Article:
Wednesday, April 7, 2010

Online Radio's Takeover - Part 2

Last April, I posted an article on my Big Picture blog entitled, "Online Radio's Takeover" that outlined how online radio was gaining listeners at the expense of traditional broadcast radio. Now a year later we have a new survey from Bridge Ratings that illustrates just how quickly the shift is occurring, this time with a bit more granularity.

The figure on the left shows that people are listening to a lot less AM/FM radio these days, down from 22 hours per week in 2005 to 18 in 2010. Why has that figure declined? Because Internet radio now attracts more than 60 million listeners a week (predicted to rise to 77 million in a couple of years), putting a real dent in AM/FM listenership. But what's not shown in this chart (but was spelled out in other data by Bridge) is the fact that, although all listeners are listening to more online radio, it's the 18 to 24 demographic that now listens the most. And because they listen to more online radio, they listen to a lot less traditional broadcast radio.

Let me explain why that figure is important to artists, musicians, bands, labels and anyone who makes their living (or hopes to) in music:

1) Broadcast radio was always the biggest form of promotion of a record. You needed airplay to get a hit. If the very demographic that listens to your music isn't listening to AM/FM radio, why do you need to worry about radio at all?

2) Record labels always had two major jobs (forgetting about producing the product for a moment) - distribution and promotion. If your market doesn't listen to radio anymore, but a label is only good at that kind of promotion, why do you need them?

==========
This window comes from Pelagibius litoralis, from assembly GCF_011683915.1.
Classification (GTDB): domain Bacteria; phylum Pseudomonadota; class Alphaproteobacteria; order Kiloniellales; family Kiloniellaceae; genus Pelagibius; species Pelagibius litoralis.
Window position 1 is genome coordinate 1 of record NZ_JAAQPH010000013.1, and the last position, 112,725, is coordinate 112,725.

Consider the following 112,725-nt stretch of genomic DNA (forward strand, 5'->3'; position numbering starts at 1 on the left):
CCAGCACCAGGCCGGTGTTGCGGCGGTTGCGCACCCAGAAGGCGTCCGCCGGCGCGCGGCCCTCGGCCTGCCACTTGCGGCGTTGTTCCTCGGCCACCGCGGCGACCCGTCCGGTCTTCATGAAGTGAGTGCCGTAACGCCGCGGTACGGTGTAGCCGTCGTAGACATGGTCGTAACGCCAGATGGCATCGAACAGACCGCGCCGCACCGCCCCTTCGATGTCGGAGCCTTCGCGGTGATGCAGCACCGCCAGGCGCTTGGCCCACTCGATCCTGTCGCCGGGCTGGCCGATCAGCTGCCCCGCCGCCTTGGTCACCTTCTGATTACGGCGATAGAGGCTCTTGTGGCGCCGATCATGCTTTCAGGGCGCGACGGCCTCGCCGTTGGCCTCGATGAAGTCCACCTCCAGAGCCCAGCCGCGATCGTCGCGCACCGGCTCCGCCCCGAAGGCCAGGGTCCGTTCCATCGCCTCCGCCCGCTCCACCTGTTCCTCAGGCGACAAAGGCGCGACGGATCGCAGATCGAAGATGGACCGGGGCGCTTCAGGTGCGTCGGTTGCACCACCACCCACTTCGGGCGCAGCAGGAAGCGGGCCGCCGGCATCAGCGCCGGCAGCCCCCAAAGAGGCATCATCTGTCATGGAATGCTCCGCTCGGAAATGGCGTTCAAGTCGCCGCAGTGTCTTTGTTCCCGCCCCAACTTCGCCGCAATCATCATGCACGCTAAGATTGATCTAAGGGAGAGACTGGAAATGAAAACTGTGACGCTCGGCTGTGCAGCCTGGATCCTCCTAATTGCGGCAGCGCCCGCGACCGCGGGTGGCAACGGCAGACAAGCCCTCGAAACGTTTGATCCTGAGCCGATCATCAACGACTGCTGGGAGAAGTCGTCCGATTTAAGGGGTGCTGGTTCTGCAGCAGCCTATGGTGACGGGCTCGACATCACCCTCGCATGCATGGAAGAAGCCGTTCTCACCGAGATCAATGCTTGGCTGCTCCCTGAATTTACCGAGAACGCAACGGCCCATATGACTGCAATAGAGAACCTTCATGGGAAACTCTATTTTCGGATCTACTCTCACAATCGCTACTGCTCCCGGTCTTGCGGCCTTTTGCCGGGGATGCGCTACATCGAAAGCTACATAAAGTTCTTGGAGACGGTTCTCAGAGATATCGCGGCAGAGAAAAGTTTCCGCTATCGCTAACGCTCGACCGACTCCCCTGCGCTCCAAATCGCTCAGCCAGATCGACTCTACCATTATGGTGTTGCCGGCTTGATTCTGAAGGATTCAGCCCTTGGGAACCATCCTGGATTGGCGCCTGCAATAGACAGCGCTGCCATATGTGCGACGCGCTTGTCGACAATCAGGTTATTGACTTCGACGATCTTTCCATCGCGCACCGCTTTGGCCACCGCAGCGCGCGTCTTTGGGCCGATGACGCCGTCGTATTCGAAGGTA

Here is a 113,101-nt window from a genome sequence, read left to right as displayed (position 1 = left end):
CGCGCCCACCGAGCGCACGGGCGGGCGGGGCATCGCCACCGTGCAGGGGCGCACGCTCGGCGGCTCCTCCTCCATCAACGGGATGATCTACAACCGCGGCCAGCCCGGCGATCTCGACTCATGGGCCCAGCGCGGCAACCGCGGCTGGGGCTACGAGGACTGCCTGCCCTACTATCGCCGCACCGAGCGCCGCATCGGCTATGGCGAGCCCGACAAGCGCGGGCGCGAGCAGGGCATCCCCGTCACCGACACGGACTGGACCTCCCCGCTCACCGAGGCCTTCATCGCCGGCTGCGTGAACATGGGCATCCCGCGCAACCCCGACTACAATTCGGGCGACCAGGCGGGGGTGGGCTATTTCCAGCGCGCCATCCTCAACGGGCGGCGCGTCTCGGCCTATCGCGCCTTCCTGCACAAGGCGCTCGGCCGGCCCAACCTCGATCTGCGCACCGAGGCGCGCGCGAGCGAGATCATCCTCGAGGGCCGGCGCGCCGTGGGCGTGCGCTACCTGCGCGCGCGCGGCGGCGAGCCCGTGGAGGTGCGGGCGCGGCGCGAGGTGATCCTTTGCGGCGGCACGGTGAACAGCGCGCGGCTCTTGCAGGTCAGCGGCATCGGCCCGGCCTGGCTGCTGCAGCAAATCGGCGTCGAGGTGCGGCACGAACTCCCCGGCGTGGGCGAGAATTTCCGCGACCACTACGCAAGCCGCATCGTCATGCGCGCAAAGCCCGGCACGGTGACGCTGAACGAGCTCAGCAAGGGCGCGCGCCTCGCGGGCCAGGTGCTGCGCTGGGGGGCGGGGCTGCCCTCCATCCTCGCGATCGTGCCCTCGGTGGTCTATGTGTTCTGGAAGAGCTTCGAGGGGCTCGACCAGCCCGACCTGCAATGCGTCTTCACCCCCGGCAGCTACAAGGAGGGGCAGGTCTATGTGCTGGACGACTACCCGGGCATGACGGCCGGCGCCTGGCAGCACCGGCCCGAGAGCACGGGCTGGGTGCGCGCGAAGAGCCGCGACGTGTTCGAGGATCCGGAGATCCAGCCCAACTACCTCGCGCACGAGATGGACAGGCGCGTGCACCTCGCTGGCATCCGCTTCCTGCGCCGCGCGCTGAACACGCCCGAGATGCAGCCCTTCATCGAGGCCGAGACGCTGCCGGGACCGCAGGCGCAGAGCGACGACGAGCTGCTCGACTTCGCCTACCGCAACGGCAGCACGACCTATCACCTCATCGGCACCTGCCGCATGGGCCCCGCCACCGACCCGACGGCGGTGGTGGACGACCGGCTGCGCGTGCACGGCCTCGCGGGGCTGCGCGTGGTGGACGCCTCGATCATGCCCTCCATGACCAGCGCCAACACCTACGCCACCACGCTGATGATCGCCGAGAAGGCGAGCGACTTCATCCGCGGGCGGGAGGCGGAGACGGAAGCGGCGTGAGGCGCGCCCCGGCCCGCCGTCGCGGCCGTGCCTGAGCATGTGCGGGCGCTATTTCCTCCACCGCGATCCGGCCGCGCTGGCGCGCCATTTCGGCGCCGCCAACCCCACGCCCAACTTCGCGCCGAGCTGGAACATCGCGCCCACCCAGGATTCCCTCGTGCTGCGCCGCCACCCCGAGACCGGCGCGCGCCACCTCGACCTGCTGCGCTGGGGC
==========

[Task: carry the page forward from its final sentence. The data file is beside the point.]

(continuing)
3) If more and more people are listening to online radio, and it's easy for you to get on it (either on the large stations like Pandora or any of the hundreds of small specialized stations), why do you need a label to do something that you can easily do yourself?

4) Because there are so many small niches served by online radio, it's much easier to build an audience than ever before. If you want to listen to only Saharan Cowboy music, you can program a station or find a dedicated one just for that music.

5) Here's the exception - you do need traditional radio if you blow up on your own online to the point that the only way to go to the next level is with the traditional marketing and promotion that a label is really good at. Good for you if you get there, but that's probably not a realistic goal to most artists and bands.

If you've been reading this blog, you know that there's a lot more that goes into distributing, promoting and marketing yourself beyond the points listed above. The main idea here is that to promote yourself, you need airplay. You can get that airplay yourself and for free online. And what's even better, that's where your audience is right now, and that audience is growing by the day.

Follow me on Twitter for daily news and updates on production and the music business.

Check out my Big Picture blog for discussion on common music, engineering and production tips and tricks.

No comments:


Related Posts Plugin for WordPress, Blogger...